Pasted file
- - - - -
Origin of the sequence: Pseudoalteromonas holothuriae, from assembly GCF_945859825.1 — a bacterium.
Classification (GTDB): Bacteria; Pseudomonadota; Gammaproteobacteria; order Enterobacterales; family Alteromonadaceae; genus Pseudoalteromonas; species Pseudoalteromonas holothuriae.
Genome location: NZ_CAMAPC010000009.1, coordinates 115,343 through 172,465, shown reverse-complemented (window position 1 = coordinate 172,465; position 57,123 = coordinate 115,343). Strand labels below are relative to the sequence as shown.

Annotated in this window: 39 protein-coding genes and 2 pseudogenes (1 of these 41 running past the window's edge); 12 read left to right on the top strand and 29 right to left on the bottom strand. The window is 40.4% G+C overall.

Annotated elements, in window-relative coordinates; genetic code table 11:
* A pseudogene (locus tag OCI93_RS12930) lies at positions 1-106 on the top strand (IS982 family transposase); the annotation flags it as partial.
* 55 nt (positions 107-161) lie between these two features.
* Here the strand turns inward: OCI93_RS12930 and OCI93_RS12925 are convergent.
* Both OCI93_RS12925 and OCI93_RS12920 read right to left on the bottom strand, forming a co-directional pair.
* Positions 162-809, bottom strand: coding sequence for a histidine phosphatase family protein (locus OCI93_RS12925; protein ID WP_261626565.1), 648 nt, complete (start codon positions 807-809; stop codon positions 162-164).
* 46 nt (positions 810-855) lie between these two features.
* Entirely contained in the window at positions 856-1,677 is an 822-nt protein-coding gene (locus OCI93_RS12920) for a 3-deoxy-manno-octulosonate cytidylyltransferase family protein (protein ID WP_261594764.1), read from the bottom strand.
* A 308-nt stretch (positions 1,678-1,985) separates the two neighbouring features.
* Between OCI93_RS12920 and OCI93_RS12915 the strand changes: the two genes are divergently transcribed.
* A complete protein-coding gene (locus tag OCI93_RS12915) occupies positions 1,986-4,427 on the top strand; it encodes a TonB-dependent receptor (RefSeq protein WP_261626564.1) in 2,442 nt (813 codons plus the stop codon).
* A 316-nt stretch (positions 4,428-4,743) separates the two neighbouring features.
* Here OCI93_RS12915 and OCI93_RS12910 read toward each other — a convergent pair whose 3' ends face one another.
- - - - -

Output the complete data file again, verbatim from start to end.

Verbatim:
Origin of the sequence: Pseudoalteromonas holothuriae, from assembly GCF_945859825.1 — a bacterium.
Classification (GTDB): Bacteria; Pseudomonadota; Gammaproteobacteria; order Enterobacterales; family Alteromonadaceae; genus Pseudoalteromonas; species Pseudoalteromonas holothuriae.
Genome location: NZ_CAMAPC010000009.1, coordinates 115,343 through 172,465, shown reverse-complemented (window position 1 = coordinate 172,465; position 57,123 = coordinate 115,343). Strand labels below are relative to the sequence as shown.

Annotated in this window: 39 protein-coding genes and 2 pseudogenes (1 of these 41 running past the window's edge); 12 read left to right on the top strand and 29 right to left on the bottom strand. The window is 40.4% G+C overall.

Annotated elements, in window-relative coordinates; genetic code table 11:
* A pseudogene (locus tag OCI93_RS12930) lies at positions 1-106 on the top strand (IS982 family transposase); the annotation flags it as partial.
* 55 nt (positions 107-161) lie between these two features.
* Here the strand turns inward: OCI93_RS12930 and OCI93_RS12925 are convergent.
* Both OCI93_RS12925 and OCI93_RS12920 read right to left on the bottom strand, forming a co-directional pair.
* Positions 162-809, bottom strand: coding sequence for a histidine phosphatase family protein (locus OCI93_RS12925; protein ID WP_261626565.1), 648 nt, complete (start codon positions 807-809; stop codon positions 162-164).
* 46 nt (positions 810-855) lie between these two features.
* Entirely contained in the window at positions 856-1,677 is an 822-nt protein-coding gene (locus OCI93_RS12920) for a 3-deoxy-manno-octulosonate cytidylyltransferase family protein (protein ID WP_261594764.1), read from the bottom strand.
* A 308-nt stretch (positions 1,678-1,985) separates the two neighbouring features.
* Between OCI93_RS12920 and OCI93_RS12915 the strand changes: the two genes are divergently transcribed.
* A complete protein-coding gene (locus tag OCI93_RS12915) occupies positions 1,986-4,427 on the top strand; it encodes a TonB-dependent receptor (RefSeq protein WP_261626564.1) in 2,442 nt (813 codons plus the stop codon).
* A 316-nt stretch (positions 4,428-4,743) separates the two neighbouring features.
* Here OCI93_RS12915 and OCI93_RS12910 read toward each other — a convergent pair whose 3' ends face one another.